Dictionary > Pure


1. Separate from all heterogeneous or extraneous matter; free from mixture or combination; clean; mere; simple; unmixed; as, pure water; pure clay; pure air; pure compassion. The pure fetters on his shins great. (Chaucer) A guinea is pure gold if it has in it no alloy. (I. Watts)
2. Free from moral defilement or quilt; hence, innocent; guileless; chaste; applied to persons. Keep thyself pure. Now the end of the commandment is charity out of a pure heart, and of a good conscience. (1 Tim. I. 5)
3. Free from that which harms, vitiates, weakens, or pollutes; genuine; real; perfect; applied to things and actions. Pure religion and impartial laws. . The pure, fine talk of Rome. . Such was the origin of a friendship as warm and pure as any that ancient or modern history records. (Macaulay)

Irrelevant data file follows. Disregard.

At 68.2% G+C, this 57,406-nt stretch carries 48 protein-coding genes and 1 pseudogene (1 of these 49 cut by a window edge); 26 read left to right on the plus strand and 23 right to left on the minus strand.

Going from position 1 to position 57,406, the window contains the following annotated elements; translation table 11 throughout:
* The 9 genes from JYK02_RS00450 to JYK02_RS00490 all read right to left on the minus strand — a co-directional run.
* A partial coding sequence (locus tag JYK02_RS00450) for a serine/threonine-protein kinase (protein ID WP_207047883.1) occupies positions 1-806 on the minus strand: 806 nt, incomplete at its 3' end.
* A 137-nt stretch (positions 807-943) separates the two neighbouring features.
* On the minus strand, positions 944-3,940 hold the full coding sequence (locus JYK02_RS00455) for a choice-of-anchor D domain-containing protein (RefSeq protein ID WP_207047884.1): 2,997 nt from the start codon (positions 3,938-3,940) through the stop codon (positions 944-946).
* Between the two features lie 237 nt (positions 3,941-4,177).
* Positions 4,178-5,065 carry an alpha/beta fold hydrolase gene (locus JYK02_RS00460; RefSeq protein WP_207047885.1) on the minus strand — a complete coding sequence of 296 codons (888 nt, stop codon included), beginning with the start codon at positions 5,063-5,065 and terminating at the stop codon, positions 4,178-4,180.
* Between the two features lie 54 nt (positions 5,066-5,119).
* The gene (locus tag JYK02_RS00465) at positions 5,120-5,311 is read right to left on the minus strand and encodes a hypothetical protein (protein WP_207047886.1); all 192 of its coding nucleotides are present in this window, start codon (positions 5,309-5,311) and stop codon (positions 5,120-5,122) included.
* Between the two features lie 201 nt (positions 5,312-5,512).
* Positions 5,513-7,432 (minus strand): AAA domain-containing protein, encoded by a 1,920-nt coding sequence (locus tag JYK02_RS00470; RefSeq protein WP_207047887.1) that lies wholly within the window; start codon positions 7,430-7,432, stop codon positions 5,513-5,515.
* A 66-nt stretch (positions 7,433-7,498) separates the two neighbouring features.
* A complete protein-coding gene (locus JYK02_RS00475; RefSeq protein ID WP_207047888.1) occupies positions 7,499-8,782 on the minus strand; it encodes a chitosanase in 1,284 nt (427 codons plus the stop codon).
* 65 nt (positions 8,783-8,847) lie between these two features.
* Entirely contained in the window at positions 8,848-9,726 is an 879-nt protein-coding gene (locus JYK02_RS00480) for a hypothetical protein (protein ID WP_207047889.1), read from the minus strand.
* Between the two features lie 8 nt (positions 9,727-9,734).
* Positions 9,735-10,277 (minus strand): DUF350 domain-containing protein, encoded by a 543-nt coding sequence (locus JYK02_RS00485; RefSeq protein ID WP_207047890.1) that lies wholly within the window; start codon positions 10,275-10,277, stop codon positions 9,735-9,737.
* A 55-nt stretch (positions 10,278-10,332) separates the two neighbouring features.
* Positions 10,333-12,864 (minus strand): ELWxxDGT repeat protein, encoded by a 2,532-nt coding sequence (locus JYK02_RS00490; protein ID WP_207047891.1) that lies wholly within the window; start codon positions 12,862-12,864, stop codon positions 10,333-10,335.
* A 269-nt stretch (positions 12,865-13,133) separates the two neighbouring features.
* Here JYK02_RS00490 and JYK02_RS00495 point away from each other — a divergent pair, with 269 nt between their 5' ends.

4. Ritually clean; fitted for holy services. Thou shalt set them in two rows, six on a row, upon the pure table before the lord. (Lev. Xxiv. 6)
5. Of a single, simple sound or tone; said of some vowels and the unaspirated consonants. Pure-impure, completely or totally impure. The inhabitants were pure-impure pagans. . Pure blue.
A tenure of lands by uncertain services at the will of the lord.
Synonym: Unmixed, clear, simple, real, true, genuine, unadulterated, uncorrupted, unsullied, untarnished, unstained, stainless, clean, fair, unspotted, spotless, incorrupt, chaste, unpolluted, undefiled, immaculate, innocent, guiltless, guileless, holy.
Origin: OE. Pur, F. Pur, fr. L. Purus; akin to putus pure, clear, putare to clean, trim, prune, set in order, settle, reckon, consider, think, Skr. P to clean, and perh. E. Fire. Cf. Putative.

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